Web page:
15 Traumatizing Medical "Shock Therapies" You Won't Believe Exist

There are a lot of times in history when we have made mistakes in the way that we treat medical or mental illnesses. Stories of treatments that are little more than old wives’ tales abound, and over time, we have developed a greater understanding of how to cure certain things. We know, for example, how to stop cancer, so long as we get it fast enough. This isn’t something that would have been possible 100 years ago.

But on the other hand, we can still have some very misconceived ideas of how to treat people. Some of our treatments end up being traumatizing in themselves, whether they work or not. Just look at our cancer example: while it’s always preferable to stay alive, going through chemotherapy is hugely traumatic and the side effects are brutal. The fact that it works is justification enough for going through it.

The only problem is that people don’t always get a chance to say whether a treatment is helping or harming them more, certainly not until it’s too late. These shock therapies are all incredibly traumatizing, and they are all real – and they have been used on unfortunate patients in the past 50 years or less. Most are still used today. You might not be able to believe what you are reading, but believe us when we tell you that all of this is true. Just pray that you never fall foul of a doctor who recommends one of these shock therapies in your own life!

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15 EST

We’ll start off here, as EST is the best-known form of shock therapy. This treatment was once recommended for just about everything from mental illness, to depression, to homosexuality, to schizophrenia, to epilepsy. Patients would be strapped to a chair or table and would have electric shocks administered at high doses, often without their consent. They would not be anaesthetized, and could often break bones in their thrashing about under the current. The treatment could leave burns on the skin and would often reduce patients to a quivering wreck, losing their mental faculties entirely. These days EST is used only in a small number of cases, and is done under anaesthesia and at a safe dosage to ensure that no harm is done to the patient. It’s a much safer form of the treatment, and can do a lot of good when it is administered properly and to the right levels.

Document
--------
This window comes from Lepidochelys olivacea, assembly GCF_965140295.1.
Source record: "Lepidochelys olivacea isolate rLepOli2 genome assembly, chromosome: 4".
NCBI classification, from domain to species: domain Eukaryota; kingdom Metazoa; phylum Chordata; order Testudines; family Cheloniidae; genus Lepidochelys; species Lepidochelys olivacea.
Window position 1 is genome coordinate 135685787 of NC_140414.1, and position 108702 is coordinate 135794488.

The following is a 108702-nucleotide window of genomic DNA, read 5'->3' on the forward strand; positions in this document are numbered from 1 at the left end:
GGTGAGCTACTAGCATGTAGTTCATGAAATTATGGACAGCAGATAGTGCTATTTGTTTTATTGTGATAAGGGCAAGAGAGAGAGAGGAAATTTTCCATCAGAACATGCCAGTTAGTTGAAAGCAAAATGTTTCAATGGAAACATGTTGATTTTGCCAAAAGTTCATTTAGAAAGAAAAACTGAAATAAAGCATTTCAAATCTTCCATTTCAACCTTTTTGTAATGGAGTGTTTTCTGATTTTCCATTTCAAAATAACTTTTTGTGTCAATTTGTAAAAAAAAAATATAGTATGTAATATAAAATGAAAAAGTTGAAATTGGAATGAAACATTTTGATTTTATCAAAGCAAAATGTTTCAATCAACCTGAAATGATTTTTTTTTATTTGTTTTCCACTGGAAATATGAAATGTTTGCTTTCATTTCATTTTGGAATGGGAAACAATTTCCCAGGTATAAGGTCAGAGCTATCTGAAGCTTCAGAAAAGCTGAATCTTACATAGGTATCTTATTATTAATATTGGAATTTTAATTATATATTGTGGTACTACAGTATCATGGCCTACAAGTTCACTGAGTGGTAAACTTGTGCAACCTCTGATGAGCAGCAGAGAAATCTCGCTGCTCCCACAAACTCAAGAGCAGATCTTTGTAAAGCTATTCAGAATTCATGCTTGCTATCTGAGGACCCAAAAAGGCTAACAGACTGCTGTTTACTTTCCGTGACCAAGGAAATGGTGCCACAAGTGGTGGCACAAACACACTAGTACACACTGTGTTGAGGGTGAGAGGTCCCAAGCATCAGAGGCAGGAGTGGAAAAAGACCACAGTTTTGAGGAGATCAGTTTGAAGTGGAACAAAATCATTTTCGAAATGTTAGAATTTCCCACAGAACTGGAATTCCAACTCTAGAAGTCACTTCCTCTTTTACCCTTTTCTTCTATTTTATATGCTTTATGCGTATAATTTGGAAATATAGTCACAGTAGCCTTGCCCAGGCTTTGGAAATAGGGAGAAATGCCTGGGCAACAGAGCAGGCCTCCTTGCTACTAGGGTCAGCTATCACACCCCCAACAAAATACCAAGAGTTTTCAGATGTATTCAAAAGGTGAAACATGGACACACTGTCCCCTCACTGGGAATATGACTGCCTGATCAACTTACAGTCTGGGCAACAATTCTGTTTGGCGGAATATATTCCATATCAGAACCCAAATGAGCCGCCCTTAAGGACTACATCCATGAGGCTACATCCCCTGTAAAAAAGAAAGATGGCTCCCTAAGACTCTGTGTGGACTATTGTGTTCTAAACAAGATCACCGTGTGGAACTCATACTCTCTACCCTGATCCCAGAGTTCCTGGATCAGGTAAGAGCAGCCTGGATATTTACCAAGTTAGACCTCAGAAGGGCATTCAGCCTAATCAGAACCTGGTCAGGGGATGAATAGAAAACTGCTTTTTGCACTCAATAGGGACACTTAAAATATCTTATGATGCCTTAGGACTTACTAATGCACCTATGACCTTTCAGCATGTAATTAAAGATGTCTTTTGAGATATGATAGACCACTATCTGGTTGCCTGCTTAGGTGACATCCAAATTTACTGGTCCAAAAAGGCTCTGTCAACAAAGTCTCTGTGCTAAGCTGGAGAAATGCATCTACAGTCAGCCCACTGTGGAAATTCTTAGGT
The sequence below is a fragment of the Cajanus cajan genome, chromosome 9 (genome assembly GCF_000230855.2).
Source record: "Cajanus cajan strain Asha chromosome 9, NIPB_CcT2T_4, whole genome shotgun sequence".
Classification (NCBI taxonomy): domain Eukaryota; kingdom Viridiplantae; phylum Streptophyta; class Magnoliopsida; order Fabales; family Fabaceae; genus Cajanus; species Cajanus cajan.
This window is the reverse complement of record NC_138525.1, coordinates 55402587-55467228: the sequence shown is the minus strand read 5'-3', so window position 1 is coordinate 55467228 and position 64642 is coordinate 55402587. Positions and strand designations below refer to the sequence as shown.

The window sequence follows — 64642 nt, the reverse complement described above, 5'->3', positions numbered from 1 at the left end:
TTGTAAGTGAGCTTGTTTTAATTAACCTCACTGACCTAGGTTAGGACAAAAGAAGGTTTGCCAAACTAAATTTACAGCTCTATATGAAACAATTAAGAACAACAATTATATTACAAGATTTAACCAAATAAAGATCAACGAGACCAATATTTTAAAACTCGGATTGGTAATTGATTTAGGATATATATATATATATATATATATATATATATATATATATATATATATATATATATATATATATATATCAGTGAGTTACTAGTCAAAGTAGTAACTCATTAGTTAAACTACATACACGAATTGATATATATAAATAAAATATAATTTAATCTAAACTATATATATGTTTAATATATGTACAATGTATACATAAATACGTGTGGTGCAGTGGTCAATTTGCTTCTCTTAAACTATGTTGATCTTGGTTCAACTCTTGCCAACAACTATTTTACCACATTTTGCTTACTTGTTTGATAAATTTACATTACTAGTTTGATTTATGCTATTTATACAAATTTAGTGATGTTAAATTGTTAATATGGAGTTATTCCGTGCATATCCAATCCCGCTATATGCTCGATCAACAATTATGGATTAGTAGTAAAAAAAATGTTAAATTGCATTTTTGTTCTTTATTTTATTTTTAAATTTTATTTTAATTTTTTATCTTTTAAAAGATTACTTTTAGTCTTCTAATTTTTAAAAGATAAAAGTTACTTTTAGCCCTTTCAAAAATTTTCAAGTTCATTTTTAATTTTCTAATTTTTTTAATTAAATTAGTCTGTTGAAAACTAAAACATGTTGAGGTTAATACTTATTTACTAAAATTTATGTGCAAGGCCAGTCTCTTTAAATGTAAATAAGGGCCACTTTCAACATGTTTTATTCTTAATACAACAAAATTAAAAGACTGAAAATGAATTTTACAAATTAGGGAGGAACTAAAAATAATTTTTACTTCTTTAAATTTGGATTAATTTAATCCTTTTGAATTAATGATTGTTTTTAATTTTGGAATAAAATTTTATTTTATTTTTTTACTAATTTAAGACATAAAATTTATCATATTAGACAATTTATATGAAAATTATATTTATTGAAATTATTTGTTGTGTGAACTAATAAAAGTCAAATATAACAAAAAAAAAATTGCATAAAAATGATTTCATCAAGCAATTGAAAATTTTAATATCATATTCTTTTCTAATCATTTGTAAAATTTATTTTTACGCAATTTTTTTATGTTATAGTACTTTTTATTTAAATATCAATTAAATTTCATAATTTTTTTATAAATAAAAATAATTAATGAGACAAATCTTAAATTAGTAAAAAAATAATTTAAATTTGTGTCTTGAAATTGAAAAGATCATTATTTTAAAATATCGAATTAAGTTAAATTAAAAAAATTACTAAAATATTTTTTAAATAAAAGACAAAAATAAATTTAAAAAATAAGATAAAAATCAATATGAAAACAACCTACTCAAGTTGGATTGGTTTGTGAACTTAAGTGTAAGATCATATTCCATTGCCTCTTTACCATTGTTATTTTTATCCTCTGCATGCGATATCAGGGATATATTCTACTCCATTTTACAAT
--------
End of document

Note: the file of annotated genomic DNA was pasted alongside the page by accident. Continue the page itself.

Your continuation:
14 Genital Shocks

A more extreme version of the aversion therapy was a shock treatment delivered directly to the genitals. Yes, gentlemen reading this, you are correct to wince. The way it worked was this: wires would be attached to the member in question which were capable of delivering a strong shock. The patient would then be forced to look at images of an increasingly adult quality – the kind of thing that they weren’t supposed to find attractive, according to the doctors. If the member happened to start moving in reaction, the electric shock would be triggered. Over time, it was hoped that this would cause the patient to associate their old habits with pain, so that they would no longer be able to be aroused by the same kind of images or situations. This was enough of a cure, though sometimes it would also be paired with therapy aimed to make the patient feel more interested in women instead.

13 Shocks For Kids

All of this talk of EST makes it pretty clear that it can be harmful and traumatic when administered in the wrong way or for the wrong things. Which is what makes it so shocking that it is being used on children as a way of reforming their behaviour. Behavioural issues and mental disorders are the order of the day at the Judge Rotenberg Center in Massachusetts, where patients as young as six are taken to try to integrate to normal schooling through therapy. The therapy in question? Electrodes are strapped to their arms, and whenever they do something wrong, they are zapped with an electric shock. It sounds like something out of Battle Royale, but instead it’s something that is happening for real. These children were being treated like dogs, not humans – and it’s time for shock treatment to lose its place in behavioural therapy once and for all.

12 The Proto-EST

One of the early forms of EST was known as Lateral Cerebral Diathermia. This was when a patient would be set up with electricity coursing from one side of his brain to the other, with results that were unpredictable at best. It would be done without pain relief of any kind, and could cause all manner of problems such as burns and other injuries. There could also be long-term damage from the treatment, and no one really knew what it was doing to the brain. In essence, patients were being treated as guinea pigs, with no one bothering to fully test out the procedure before applying it. Many people, including some famous names, ended up losing their lives or their minds as a result of EST. One example is Ernest Hemingway, who was given EST and felt that he had lost his remarkable mind as a writer. He ended up taking his own life because he felt that he would never be himself again – and he was probably right.